The autobiography is the genre par excellence through which musical celebrities can enhance (or recover) their authenticity. This is because the term autobiography by itself already evokes the idea of authenticity and sincerity. As Philippe Lejeune has famously explained, author and reader enter a trust relationship through autobiography; they sign an (implied) autobiographical pact (Lejeune 1987). This pact assures the reader that “there is identity of name between the author (such as s/he figures, by name, on the cover), the narrator of the story and the character who is being talked about” (Lejeune 1987, 12). In other words, the author promises his readers that the subject of his story is the real and authentic self (i.e. that his story is rooted in authentic and personal experiences), and his readers – by believing this – promise to read his story as such.

The Stones were rebellious bohemians whose clothing, lifestyle and music reflected the challenge that was mounted by teenagers to the Establishment.

In addition, the autobiography allows the author to write about himself from both an externalized as well as an internal point of view. As the author is “both the observing subject and the object of investigation” (Smith & Watson 2010, 1), he confronts two versions of the self: the self that others see (the public persona, the image) and the self-experienced self (the authentic self). Writing an autobiography allows the celebrity to negotiate the two in order to avoid the previously discussed discrepancy between the public and the private self, and grants the celebrity full control over this negotiation.

The origins of Richards’ image(s)

Authenticity is very much a retrospective concept and often refers to the roots and origin of something or someone (Lindholm 2008). As such, in order to analyze the way in which Richards enhances his authenticity in Life, we must first have a better grasp of what the sources of his authenticity are. For that, we turn to the roots of Keith Richards’ image(s).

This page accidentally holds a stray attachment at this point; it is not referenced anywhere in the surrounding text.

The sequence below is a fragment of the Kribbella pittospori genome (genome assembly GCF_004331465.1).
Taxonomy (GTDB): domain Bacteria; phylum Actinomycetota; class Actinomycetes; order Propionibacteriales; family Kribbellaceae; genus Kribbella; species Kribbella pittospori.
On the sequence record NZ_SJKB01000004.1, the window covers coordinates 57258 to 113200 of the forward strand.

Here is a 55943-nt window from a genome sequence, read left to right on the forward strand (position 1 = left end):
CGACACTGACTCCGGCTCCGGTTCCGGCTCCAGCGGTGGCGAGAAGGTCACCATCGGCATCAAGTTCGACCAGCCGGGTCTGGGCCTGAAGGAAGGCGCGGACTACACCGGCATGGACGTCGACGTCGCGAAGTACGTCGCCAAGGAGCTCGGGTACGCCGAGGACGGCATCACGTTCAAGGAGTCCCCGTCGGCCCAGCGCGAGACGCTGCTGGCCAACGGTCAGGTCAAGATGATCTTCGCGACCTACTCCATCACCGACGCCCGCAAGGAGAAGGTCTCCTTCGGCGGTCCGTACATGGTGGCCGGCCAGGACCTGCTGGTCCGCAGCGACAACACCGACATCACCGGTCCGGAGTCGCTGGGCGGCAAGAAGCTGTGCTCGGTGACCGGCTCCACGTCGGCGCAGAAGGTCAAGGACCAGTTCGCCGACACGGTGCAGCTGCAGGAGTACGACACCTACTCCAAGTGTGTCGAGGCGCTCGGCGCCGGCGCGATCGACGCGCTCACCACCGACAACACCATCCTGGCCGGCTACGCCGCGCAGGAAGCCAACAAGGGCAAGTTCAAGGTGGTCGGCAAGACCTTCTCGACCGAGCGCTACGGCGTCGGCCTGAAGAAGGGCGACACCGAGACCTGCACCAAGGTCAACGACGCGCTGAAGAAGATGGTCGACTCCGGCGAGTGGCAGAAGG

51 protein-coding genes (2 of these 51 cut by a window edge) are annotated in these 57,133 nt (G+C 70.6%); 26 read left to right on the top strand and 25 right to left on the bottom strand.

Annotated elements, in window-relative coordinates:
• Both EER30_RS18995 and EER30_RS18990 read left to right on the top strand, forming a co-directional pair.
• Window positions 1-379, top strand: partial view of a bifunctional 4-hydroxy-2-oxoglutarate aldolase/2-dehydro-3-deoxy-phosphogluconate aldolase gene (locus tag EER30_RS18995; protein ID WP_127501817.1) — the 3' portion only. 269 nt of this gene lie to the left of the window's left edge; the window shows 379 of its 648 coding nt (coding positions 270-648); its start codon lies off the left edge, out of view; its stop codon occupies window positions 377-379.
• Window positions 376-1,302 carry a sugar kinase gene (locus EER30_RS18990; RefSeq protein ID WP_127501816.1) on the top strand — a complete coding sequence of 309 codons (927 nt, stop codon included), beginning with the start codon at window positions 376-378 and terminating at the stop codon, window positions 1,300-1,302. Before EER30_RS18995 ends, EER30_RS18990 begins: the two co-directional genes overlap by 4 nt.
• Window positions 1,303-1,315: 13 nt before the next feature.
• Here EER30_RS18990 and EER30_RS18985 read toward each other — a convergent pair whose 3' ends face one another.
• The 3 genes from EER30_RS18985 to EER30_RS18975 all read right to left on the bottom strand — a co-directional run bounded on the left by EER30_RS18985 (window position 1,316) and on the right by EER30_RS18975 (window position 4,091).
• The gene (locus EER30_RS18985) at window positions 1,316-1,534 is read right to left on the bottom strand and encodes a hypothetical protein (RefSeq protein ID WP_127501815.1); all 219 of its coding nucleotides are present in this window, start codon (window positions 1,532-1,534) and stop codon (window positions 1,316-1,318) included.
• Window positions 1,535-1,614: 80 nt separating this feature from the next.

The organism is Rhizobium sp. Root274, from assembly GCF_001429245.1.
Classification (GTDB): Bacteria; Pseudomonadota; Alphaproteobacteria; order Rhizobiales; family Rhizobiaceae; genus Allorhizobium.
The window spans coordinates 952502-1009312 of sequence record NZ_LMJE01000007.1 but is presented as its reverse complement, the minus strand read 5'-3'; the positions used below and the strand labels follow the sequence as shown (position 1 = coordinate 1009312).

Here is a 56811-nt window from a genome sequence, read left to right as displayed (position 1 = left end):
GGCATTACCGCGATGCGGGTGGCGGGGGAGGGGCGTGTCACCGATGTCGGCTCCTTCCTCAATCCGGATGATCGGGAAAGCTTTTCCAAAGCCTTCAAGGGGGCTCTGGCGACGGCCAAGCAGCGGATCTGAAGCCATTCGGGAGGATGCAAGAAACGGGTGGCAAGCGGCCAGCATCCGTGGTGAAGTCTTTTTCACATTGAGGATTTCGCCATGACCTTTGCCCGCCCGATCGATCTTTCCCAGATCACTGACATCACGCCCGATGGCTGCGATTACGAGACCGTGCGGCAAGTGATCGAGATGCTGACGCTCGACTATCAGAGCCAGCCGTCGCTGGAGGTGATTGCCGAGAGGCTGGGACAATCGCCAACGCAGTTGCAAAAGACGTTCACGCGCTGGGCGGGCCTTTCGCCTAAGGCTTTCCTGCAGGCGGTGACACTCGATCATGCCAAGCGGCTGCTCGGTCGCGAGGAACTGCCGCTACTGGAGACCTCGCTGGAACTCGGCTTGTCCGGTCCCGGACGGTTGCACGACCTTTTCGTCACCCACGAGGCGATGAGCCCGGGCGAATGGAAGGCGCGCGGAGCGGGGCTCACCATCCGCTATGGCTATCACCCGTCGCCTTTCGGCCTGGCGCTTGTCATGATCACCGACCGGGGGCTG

The two aspects of Keith Richards’ image that stand out, the rebellious and dangerous outlaw and the blues-loving musical purist, both find their origin in the early days of the Rolling Stones and especially in their opposition to the Beatles:

“The Beatles and the Stones were made into […] opposing poles […]: the good-boy mop tops versus the bad boy blues aficionados; the carefully groomed, non-confrontational Beatles versus the dangerous, long-haired Rolling Stones, and most importantly, the commercialized, fabricated Fab Four versus the authentic and real Stones.” (Millard 2013, 36)

“The Stones are more than a ‘pop’ group, forever desperately trying to make a hit, but enthusiasts for their own style of R’n’B”.

The Stones’ confrontational image was carefully fashioned by their manager Andrew Loog Oldham who marketed them as the ‘anti-Beatles’ (Millard 2013). In sharp contrast to the Beatles, who in those early days dressed and behaved like gentlemen, the Stones were rebellious bohemians whose clothing, lifestyle and music reflected the challenge that was mounted by teenagers to the Establishment. By creating savvy media headlines such as “Would you let your sister go with a Rolling Stone?” Oldham solidified the dichotomy between the Beatles and the Stones. Or, more aptly put, between the Establishment and the non-conformists (Staubmann 2013).